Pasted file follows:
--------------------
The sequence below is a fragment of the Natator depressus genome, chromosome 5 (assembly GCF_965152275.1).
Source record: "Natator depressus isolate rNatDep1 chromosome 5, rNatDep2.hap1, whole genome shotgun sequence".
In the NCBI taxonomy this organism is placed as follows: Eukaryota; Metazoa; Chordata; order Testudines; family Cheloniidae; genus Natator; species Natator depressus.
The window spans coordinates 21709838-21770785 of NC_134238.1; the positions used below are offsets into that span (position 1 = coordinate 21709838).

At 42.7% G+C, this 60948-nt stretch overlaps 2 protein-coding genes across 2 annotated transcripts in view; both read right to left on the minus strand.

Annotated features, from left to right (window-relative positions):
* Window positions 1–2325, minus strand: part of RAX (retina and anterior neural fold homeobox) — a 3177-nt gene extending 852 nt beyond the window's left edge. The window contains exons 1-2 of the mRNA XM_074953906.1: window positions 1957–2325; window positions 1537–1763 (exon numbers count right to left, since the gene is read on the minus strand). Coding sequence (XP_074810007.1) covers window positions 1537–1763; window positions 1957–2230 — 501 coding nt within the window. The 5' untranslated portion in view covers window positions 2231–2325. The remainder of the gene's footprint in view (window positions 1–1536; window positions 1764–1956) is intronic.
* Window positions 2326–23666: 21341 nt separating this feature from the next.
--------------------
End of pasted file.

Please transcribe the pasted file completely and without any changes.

The sequence below is a fragment of the Natator depressus genome, chromosome 5 (assembly GCF_965152275.1).
Source record: "Natator depressus isolate rNatDep1 chromosome 5, rNatDep2.hap1, whole genome shotgun sequence".
In the NCBI taxonomy this organism is placed as follows: Eukaryota; Metazoa; Chordata; order Testudines; family Cheloniidae; genus Natator; species Natator depressus.
The window spans coordinates 21709838-21770785 of NC_134238.1; the positions used below are offsets into that span (position 1 = coordinate 21709838).

At 42.7% G+C, this 60948-nt stretch overlaps 2 protein-coding genes across 2 annotated transcripts in view; both read right to left on the minus strand.

Annotated features, from left to right (window-relative positions):
* Window positions 1–2325, minus strand: part of RAX (retina and anterior neural fold homeobox) — a 3177-nt gene extending 852 nt beyond the window's left edge. The window contains exons 1-2 of the mRNA XM_074953906.1: window positions 1957–2325; window positions 1537–1763 (exon numbers count right to left, since the gene is read on the minus strand). Coding sequence (XP_074810007.1) covers window positions 1537–1763; window positions 1957–2230 — 501 coding nt within the window. The 5' untranslated portion in view covers window positions 2231–2325. The remainder of the gene's footprint in view (window positions 1–1536; window positions 1764–1956) is intronic.
* Window positions 2326–23666: 21341 nt separating this feature from the next.